Nate Ginsburg 58:38 Yeah so, the businesses that I’m looking at have done two other deals that are more of less similar to that one deal that was different, by far the worst. I’ve learned. I’ve done two other ones that are more or less similar, is a service business. It’s profitable. Part of where I think I can add value is getting the infrastructure and team — on how to build this or where to take this. So now, what I’ve learned and how I’ve built the structure deals moving forward, as an investor, is buying into a portion of cash flow. So let’s just say that the business is doing $10K a month profit, so for me, that’s what I’m buying into. So business can be doing a million dollars in revenue or it can be doing $150K — revenue but as an investor I’m looking for a return on the cash. I’m buying into that cash flow. The bigger the business, the more sale the cash flow. For instance, if it was only a million dollar business and only had ten percent profit there might be some other problems or issues. Which I mean, it’s a fake example, but probably gives opportunities to optimize. So I’m looking at it now, with the most recent deal I did over the summer, was looking at the…buying into the value off of the profit. So took out then a salary for the owner, operating expenses — plus the salary for the owner. In terms of financial exchange was around the profit that was left over.
Michael Bereslavsky 1:01:02 So you put the amount of the profit that’s left after the expenses and you’ve already discussed this with the seller as well?
Nate Ginsburg 1:01:12 Yeah, exactly, which I think is a much better way of doing it, than not taking it into consideration. The deals that I’m getting involved with…I have a role that I am playing and I have value that I am adding. These are deals that are not just looking to raise money. I believe and they believe that I can contribute to help the business. Then financially, you’d buy into a portion of the profit. That’s something else that I’ve learned, even when you do that, when another person gets involved…there’s like, often, a dip in profit or it’s stagnant in profit for a time as you’re recreating the infrustrator of…I mean, I’m cool with that — more money sooner is better, but this is a long term thing. So I’m willing to reinvest for future outcomes. So yeah, buying into a portion of that. I want to come in a minority owner, I’ve got my own business that I am responsible for, so as an investor/partner, they’re majority…and whether that means fifty-one or…if they own fifty-one or seventy-five, I’m going to be minority…But for me it’s less about — I don’t think about it as, what percentage is mine? As much as — I’m looking at the investment in cash flows. Let’s say a business has, on the high end, a million dollars profit, and I don’t have the cash available to get forty percent of that, but maybe I can still add value, maybe I can still add $100K out of pocket. I have this much money that I’m trying to put into something. And it can go into something smaller and get a higher percentage…it can go into something bigger and I can get a smaller percentage. But the return on the cash should be similar. I’m not necessarily trying to get as big a piece as possible. It really depends on the business, and where the business is at, where I can help? I guess in absolute truth though, it still needs to be interesting to me. I mean, if it’s five percent of a hundred million dollar business, that’s fine. It’s more an absolute, like I want to see a clear path to them cash flowing, you know, $5K plus a month.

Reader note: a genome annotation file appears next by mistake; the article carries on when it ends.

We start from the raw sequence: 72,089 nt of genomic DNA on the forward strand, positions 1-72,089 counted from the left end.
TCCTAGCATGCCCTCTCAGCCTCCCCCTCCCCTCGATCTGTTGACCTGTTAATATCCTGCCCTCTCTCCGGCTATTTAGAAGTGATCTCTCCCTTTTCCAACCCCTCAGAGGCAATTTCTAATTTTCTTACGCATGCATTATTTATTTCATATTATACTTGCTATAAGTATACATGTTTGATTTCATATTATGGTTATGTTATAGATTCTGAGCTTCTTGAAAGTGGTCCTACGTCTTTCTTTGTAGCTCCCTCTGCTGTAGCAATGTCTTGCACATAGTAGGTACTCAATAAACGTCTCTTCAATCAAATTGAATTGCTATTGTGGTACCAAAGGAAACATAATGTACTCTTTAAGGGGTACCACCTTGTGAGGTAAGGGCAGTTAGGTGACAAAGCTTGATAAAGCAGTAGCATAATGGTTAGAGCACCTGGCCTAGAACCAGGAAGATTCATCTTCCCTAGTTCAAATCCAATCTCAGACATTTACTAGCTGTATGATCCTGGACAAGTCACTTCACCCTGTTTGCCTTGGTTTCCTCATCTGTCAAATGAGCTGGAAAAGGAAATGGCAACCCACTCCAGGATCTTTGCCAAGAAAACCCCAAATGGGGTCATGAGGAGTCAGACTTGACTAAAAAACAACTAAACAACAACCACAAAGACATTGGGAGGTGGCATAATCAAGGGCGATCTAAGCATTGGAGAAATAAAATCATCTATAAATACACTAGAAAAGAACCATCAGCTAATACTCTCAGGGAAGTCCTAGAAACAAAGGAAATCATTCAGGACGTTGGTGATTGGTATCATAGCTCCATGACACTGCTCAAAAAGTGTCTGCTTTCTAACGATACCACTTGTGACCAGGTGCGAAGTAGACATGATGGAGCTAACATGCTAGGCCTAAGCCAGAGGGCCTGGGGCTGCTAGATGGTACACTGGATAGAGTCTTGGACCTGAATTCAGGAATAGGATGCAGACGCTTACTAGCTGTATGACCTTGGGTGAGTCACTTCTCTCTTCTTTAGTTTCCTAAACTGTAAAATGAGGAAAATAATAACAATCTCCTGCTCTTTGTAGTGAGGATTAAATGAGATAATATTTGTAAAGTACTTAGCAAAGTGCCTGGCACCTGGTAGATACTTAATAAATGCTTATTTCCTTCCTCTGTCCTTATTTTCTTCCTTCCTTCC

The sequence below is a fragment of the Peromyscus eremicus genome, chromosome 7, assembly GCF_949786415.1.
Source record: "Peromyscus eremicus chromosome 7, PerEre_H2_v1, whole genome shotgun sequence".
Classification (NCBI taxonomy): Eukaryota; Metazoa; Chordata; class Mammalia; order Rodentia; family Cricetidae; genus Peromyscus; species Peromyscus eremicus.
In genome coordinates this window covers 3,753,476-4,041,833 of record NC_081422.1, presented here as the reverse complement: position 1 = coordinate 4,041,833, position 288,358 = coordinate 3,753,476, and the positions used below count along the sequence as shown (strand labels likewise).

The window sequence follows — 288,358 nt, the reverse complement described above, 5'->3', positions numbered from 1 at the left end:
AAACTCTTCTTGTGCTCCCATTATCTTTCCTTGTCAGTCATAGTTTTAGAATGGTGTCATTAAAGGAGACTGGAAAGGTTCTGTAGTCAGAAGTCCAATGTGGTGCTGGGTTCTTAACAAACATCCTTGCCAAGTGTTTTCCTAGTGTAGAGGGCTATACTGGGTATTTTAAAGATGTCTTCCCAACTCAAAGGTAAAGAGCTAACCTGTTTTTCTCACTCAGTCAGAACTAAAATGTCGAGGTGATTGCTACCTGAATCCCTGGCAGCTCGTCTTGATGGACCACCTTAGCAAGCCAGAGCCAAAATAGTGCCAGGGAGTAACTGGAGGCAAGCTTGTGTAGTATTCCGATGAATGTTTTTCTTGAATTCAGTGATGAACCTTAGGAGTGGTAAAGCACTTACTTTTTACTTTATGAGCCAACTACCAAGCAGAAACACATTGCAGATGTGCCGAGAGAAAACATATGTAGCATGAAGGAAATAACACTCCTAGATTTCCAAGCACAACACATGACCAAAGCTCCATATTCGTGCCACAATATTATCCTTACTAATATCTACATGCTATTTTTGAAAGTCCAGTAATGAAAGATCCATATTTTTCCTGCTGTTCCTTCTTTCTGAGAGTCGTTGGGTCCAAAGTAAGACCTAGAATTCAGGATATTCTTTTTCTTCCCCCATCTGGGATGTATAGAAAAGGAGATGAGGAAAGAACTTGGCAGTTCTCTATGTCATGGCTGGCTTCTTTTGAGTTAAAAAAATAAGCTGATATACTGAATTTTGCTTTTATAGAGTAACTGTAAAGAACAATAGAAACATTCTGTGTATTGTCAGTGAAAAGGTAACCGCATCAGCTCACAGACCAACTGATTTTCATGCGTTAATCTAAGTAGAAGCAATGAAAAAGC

Michael Bereslavsky 1:04:56 Ok, so, when you give that cash flow, how soon do you expect to get that money back?
Nate Ginsburg 1:05:07 So a few things that I look at with that, one of them is…so a few things that I look for, is you know, cash flow, so I want this to be able to cash flow me as soon as possible minimum $5K a month. I also want to minimize my cash out of pocket. So most of the deals that I’ve done will involve a portion of a burn out, or seller financing or something, so I’m cool waiting longer to get my cash flow if that means less cash out of pocket. If I was to give more cash out of pocket, I would want to see that return sooner. If it’s a good business, I rather…I’m happy to defer that cash flow, if it’s a good business, and that means I have less cash out of pocket — I’m fine deferring my cash flow from that. If there’s a longer earn out…that’s fine with me, if that means I’m minimizing the cash out of pocket.
Michael Bereslavsky 1:06:44 That makes sense. In terms of sellers and different partners…how do you make sure that the people you are doing the deals with are going to keep working on it?